Enter IDEA, stage right! (Interior Distance Education of Alaska)

Anakin's Artwork

Original Artwork by Anakin Hass, done entirely by freehand 3/4/17

They are our homeschooling charter school.  I’m always very thankful of their educational support.  They have always stood behind me as a homeschooling parent – an experience I’ve heard is unique to charter schools in Alaska.

Our schools every year participate in the Iditaread, a race against mushers actively competing in IditarodThis race to Nome is a big deal for us Alaskans, as these Mushers access towns that are off the road system completely – only reachable by dog mushing or plane.

http://iditarod.com/photo/

Mats Pettersson lead dog jumps and is ready to continue to run after Mats checked in at the Kaltag checkpoint during the 2017 Iditarod on Sunday afternoon March 12, 2017.Photo by Jeff Schultz/SchultzPhoto.com (C) 2017 ALL RIGHTS RESERVED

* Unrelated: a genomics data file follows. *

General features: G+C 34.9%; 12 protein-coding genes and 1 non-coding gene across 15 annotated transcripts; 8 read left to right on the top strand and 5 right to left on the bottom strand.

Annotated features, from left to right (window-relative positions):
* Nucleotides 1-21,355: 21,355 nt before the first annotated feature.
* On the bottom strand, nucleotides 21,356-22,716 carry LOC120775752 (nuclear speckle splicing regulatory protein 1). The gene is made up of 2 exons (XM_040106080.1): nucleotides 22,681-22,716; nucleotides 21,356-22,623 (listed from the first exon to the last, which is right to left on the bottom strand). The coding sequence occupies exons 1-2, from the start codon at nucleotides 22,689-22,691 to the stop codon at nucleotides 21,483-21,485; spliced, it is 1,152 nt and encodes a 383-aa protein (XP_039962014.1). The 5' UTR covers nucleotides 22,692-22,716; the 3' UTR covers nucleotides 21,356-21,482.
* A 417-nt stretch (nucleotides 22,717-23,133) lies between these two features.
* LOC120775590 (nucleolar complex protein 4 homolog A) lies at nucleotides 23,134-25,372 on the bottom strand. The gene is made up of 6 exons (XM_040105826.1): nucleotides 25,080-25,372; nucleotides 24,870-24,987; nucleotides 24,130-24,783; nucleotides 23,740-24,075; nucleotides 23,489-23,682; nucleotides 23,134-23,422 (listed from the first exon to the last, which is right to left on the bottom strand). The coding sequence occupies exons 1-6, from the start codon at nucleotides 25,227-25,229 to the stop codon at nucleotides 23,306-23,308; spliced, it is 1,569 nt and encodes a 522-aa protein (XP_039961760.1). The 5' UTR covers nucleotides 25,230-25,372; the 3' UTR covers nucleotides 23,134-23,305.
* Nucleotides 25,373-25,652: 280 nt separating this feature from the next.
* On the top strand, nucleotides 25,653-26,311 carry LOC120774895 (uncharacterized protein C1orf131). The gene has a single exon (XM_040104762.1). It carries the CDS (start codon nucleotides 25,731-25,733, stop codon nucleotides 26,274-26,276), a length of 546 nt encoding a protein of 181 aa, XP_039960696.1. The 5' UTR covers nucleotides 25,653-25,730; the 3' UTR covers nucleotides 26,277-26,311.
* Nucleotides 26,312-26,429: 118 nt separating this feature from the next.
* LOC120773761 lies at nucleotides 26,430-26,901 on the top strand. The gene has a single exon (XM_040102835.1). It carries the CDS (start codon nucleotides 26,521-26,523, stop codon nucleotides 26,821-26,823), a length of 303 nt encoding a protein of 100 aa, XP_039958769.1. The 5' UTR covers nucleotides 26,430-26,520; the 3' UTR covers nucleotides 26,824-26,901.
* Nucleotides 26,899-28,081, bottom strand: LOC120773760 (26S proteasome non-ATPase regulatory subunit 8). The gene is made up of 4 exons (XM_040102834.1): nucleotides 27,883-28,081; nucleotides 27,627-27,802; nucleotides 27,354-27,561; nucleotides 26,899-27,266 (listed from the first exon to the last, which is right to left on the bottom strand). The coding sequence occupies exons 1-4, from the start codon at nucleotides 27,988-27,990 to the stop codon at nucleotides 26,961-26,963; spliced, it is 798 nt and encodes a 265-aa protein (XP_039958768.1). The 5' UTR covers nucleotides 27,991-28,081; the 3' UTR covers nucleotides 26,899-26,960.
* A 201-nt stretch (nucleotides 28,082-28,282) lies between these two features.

In the Iditaread, kids read on average a page per musher’s miles.  They log their miles and try to make it from Fairbanks (only this year) to Nome (979 miles) before their selected musher does.  Many homeschooling families do this challenge outside of the official Iditaread because it’s very fun for readers. (That’s the key… It’s a marathon of reading, usually all pages are done in two to three weeks!). 

http://iditarod.com/photo/

Jason Mackey runs on the Yukon River with many snowmachine tracks running alongside on the trail nearng the Kaltag checkpoint during the 2017 Iditarod on Sunday afternoon March 12, 2017.Photo by Jeff Schultz/SchultzPhoto.com (C) 2017 ALL RIGHTS RESERVED

Obviously, this was daunting for my 7 year old.  But I have a couple of liberties recommended to me by the teachers and staff at IDEA:

  • Pick rookie mushers for emergent readers!  Caleb is racing against Roger Lee in his first Iditarod, all the way from England! It gives them a chance to learn about new mushers.  If your kid is a good speedster reader, he can tackle the more challenging mushers.  My son always races against Dallas Seavey – and that’s hard to beat! He’s won multiple times and finished last year in record time.